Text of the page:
Wales Eye usually puts out one story a day. If there is any satire, Cneifiwr has so far failed to spot it, but every so often there are pieces which could fairly be described as investigative journalism, dealing with subjects such as fat cat academics and possibly fraudulent practices in the rollout of high speed broadband in Wales.
Those occasional nuggets aside, the staple offering of Wales Eye is a daily dose of stories quoting unnamed but invariably "senior" sources and unsubstantiated claims that something or other has sparked a major row - rows so major that nobody outside the febrile bubble inhabited by Wales Eye has heard of them.
Friday's piece, entitled "Beyond the Bard", is a case in point. It begins by claiming in its rather grating tabloid style that "serious questions have been raised about the veneration of a bard who died during the first world war", and goes on to take a swipe at the National Eisteddfod, suggesting that its "honours system" is not up to the job because it awarded the Chair at the 1917 National Eisteddfod to Hedd Wyn, rather than a soldier from Llanelli who was awarded the Victoria Cross for killing lots of Germans in the same year.
It is not entirely clear who is raising these "serious" questions, but it would appear to be Rod Richards, the former Tory MP and Assembly Member now turned Ukip. Many adjectives could be used to describe Mr Richards, but serious is not one of them.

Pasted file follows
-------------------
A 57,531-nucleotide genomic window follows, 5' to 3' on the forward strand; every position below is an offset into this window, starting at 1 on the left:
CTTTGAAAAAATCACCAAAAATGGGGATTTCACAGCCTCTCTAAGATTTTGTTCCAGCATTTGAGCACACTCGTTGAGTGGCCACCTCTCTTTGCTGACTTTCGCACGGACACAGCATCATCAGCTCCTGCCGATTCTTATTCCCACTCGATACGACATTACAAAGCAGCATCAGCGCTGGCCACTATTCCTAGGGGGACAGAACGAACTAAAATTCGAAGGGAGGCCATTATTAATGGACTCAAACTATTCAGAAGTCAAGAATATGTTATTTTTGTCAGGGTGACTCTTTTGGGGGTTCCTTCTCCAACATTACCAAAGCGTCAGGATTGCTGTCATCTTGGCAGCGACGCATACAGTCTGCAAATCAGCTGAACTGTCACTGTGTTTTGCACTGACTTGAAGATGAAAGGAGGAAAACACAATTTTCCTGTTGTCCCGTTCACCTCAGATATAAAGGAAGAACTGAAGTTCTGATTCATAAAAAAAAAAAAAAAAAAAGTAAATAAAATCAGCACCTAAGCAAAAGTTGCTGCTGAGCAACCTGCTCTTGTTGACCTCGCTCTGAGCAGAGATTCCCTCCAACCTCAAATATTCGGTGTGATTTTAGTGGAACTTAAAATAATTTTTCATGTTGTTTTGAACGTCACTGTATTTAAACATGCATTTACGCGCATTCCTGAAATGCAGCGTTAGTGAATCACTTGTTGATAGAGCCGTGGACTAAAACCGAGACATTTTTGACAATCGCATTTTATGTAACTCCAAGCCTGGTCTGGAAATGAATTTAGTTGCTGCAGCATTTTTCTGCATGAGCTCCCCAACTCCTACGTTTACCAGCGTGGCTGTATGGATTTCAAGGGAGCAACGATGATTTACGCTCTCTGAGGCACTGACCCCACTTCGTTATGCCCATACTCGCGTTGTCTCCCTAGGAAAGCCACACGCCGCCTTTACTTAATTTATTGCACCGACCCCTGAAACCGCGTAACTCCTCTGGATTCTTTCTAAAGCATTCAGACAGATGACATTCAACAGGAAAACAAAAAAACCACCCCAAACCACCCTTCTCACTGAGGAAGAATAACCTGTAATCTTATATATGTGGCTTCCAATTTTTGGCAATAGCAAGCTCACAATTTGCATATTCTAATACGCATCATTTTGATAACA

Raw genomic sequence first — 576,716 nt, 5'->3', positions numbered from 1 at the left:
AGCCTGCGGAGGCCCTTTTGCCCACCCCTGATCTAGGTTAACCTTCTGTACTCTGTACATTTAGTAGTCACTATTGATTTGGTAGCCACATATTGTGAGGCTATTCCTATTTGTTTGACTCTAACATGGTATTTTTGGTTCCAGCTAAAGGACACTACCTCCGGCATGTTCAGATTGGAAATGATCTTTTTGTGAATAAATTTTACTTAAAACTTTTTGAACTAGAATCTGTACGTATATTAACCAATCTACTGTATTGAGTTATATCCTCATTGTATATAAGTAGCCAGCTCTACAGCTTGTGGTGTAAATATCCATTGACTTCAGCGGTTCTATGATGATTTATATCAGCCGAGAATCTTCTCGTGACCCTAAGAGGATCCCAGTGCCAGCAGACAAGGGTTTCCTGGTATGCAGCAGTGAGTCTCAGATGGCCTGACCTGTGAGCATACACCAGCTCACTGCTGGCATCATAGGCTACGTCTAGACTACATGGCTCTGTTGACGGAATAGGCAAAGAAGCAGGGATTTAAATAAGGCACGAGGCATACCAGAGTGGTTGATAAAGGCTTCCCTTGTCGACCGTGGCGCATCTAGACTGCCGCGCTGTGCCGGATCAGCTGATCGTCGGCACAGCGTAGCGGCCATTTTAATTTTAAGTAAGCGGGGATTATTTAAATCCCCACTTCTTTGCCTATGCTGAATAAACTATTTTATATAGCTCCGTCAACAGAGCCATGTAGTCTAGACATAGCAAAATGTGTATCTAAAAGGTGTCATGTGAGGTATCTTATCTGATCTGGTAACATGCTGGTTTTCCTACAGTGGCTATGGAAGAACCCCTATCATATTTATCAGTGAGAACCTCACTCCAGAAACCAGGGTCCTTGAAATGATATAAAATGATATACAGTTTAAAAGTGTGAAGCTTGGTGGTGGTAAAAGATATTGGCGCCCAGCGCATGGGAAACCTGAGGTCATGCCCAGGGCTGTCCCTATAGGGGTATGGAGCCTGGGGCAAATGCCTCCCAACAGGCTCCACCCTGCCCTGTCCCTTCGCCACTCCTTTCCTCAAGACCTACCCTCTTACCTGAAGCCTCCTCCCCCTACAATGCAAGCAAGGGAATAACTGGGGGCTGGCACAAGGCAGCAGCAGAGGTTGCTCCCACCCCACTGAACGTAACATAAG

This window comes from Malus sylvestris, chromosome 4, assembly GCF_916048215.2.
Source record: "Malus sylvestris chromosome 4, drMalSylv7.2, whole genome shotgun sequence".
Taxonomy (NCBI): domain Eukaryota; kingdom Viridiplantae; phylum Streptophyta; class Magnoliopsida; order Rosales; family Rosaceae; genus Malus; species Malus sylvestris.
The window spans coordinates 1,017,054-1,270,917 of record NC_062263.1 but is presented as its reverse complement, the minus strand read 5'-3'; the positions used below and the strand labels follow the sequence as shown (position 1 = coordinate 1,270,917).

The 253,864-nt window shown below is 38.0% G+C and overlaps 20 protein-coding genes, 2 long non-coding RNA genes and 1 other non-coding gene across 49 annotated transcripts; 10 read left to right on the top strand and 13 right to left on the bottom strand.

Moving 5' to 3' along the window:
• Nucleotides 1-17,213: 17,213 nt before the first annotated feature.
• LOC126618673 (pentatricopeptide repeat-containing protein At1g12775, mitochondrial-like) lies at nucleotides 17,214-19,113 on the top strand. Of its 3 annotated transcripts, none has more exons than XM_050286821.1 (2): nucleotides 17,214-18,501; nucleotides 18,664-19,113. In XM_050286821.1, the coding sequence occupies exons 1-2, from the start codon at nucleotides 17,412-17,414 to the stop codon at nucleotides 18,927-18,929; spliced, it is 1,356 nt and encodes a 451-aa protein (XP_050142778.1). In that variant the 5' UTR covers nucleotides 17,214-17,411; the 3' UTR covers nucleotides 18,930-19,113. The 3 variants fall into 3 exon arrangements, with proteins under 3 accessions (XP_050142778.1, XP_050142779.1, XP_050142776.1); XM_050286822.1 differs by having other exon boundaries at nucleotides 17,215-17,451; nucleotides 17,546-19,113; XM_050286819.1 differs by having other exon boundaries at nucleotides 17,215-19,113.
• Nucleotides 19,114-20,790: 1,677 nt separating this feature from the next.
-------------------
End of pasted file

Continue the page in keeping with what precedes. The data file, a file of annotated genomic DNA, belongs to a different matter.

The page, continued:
Richards tells Wales Eye that he has read Hedd Wyn's work, and "it is pretty mediocre stuff".
Of course, Rod Richards is entitled to his literary opinion, but Hedd Wyn is one of the best loved Welsh poets, and his poems are still popular a century after his death at the Battle of Passchendaele in July 1917. Somehow it seems unlikely that anyone will be reading Rod Richards' collected speeches 100 years from now.
But that's enough about Rod Richards. A much more interesting question is why we remember Hedd Wyn, but have forgotten someone who was awarded the Victoria Cross. Come to think of it, how many recipients of the Victoria Cross can most of us name? Unless you are a military historian or relative, not one in all likelihood.
This is not to sully the memory of Ivor Rees, who was awarded his VC for a very bloody action in which he killed seven men during the Battle of Passchendaele. It is estimated that over half a million men lost their lives in that catastrophic event, with many, many more wounded and maimed for life.
Ivor Rees died in 1967 and so cannot speak for himself, but all of us will have known or met men who served in the two world wars and took part in horrific events. Many veterans never talk about their experiences, and if they do, they tend to talk about things they saw rather than the things they did.
Their message to us is the waste, inhumanity, misery and mad destruction of war, not glory or heroics.